Sunday, July 21, 2013

1969: 'one small step for man, one giant leap for mankind.'

The first footprints on the Moon will be there for a million years. There is no wind to blow them away. (Much more from NASA here)

Portrait of the prime crew of the Apollo 11 lunar landing mission. Left to right are Neil A. Armstrong, commander; Michael Collins, command module pilot; and Edwin E. Aldrin Jr., lunar module pilot. (May 1, 1969)
Picture courtesy of NASA.

The sign the astronauts left on the moon says, "Here men from the planet Earth first set foot upon the moon July 1969, A.D. We came in peace for all mankind." Image Credit: NASA

1969: Man takes first steps on the Moon
American Neil Armstrong has become the first man to walk on the Moon. The astronaut stepped onto the Moon's surface, in the Sea of Tranquility, at 0256 GMT, nearly 20 minutes after first opening the hatch on the Eagle landing craft.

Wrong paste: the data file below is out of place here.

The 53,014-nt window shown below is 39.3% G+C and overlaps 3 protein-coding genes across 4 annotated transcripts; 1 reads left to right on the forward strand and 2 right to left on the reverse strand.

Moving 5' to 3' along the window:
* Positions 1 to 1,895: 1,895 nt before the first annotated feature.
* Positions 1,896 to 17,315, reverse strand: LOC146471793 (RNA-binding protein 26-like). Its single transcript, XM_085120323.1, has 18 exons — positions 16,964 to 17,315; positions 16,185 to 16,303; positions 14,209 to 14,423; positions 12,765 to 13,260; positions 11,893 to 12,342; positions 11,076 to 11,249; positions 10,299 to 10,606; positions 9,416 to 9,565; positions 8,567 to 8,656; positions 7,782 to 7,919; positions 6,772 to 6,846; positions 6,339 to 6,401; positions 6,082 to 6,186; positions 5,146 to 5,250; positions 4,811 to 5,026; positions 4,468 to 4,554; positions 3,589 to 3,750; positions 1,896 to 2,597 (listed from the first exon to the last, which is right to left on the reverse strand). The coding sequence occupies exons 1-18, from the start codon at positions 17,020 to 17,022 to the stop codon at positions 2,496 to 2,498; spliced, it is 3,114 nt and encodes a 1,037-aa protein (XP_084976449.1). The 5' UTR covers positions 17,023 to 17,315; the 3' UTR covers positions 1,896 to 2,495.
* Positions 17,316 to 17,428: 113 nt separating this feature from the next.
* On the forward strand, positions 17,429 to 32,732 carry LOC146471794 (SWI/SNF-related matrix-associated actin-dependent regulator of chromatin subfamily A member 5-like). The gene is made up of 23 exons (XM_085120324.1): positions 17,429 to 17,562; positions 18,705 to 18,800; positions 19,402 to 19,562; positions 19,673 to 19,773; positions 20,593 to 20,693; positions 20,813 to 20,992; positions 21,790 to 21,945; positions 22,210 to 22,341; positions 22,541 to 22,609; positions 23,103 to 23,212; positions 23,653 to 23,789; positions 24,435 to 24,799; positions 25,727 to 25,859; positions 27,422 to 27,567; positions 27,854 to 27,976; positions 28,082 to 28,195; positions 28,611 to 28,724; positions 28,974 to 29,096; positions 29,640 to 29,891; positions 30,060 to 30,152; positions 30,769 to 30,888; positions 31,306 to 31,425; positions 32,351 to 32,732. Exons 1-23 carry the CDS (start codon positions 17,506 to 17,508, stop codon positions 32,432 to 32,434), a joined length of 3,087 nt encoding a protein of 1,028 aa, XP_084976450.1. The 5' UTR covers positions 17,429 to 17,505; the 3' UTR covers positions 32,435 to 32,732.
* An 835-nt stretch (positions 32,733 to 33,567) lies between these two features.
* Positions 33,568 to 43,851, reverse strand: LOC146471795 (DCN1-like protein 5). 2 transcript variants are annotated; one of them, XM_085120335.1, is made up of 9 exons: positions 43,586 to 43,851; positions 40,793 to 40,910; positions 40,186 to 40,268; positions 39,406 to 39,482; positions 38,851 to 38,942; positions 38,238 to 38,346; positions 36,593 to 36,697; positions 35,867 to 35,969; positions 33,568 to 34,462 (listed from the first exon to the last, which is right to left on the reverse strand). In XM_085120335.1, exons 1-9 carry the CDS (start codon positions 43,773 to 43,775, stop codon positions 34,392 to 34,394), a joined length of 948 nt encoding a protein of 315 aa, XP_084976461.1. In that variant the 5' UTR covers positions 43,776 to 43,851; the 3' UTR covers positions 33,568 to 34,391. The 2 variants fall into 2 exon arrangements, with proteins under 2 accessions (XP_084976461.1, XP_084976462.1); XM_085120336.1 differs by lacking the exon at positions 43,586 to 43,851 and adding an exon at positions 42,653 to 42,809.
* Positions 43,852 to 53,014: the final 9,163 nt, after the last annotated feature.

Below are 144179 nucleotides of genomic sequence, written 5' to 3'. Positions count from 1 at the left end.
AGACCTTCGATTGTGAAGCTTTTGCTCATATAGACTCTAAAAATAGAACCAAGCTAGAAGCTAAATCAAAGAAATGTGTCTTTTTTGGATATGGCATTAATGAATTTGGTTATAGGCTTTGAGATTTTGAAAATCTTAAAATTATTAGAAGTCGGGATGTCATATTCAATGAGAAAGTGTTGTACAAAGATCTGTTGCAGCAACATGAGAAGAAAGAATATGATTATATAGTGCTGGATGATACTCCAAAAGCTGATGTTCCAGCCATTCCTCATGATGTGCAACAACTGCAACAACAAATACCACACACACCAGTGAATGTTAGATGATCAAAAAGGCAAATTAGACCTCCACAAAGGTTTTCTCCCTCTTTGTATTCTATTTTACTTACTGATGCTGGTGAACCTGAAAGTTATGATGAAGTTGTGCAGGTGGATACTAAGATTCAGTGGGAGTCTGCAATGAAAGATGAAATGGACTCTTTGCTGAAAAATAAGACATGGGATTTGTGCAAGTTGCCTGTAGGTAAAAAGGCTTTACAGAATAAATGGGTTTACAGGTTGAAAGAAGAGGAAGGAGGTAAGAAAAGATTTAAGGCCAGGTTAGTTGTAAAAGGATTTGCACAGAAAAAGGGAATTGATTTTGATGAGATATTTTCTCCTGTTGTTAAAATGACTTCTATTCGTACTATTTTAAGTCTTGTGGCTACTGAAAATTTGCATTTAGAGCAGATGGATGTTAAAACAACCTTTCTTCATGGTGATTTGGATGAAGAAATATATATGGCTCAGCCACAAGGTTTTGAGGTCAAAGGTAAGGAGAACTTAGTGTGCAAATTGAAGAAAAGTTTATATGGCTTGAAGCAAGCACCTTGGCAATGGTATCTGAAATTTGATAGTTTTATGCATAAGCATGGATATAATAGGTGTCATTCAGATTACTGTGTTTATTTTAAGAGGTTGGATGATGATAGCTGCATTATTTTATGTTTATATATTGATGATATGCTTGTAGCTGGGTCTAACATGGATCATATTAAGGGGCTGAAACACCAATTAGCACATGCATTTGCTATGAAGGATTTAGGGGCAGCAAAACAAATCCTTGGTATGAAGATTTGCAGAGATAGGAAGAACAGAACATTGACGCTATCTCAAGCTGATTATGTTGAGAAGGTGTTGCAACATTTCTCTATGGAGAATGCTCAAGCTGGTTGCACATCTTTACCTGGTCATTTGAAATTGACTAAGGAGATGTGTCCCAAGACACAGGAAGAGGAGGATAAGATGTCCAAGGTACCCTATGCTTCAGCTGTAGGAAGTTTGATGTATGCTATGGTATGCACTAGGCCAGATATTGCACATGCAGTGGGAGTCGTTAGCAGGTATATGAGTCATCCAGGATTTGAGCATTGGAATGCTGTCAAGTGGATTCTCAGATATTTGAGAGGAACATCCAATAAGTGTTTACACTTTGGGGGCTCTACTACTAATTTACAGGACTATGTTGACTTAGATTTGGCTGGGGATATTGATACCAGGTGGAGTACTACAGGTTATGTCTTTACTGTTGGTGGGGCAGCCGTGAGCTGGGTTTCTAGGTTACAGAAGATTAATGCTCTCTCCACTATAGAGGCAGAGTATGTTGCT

Armstrong had earlier reported the lunar module's safe landing at 2017 GMT with the words: "Houston, Tranquility Base here. The Eagle has landed."
As he put his left foot down first Armstrong declared: "That's one small step for man, one giant leap for mankind."
He described the surface as being like powdered charcoal and the landing craft left a crater about a foot deep.
'We came in peace'

Much more from the BBC here.


The Eagle still flies!

No comments: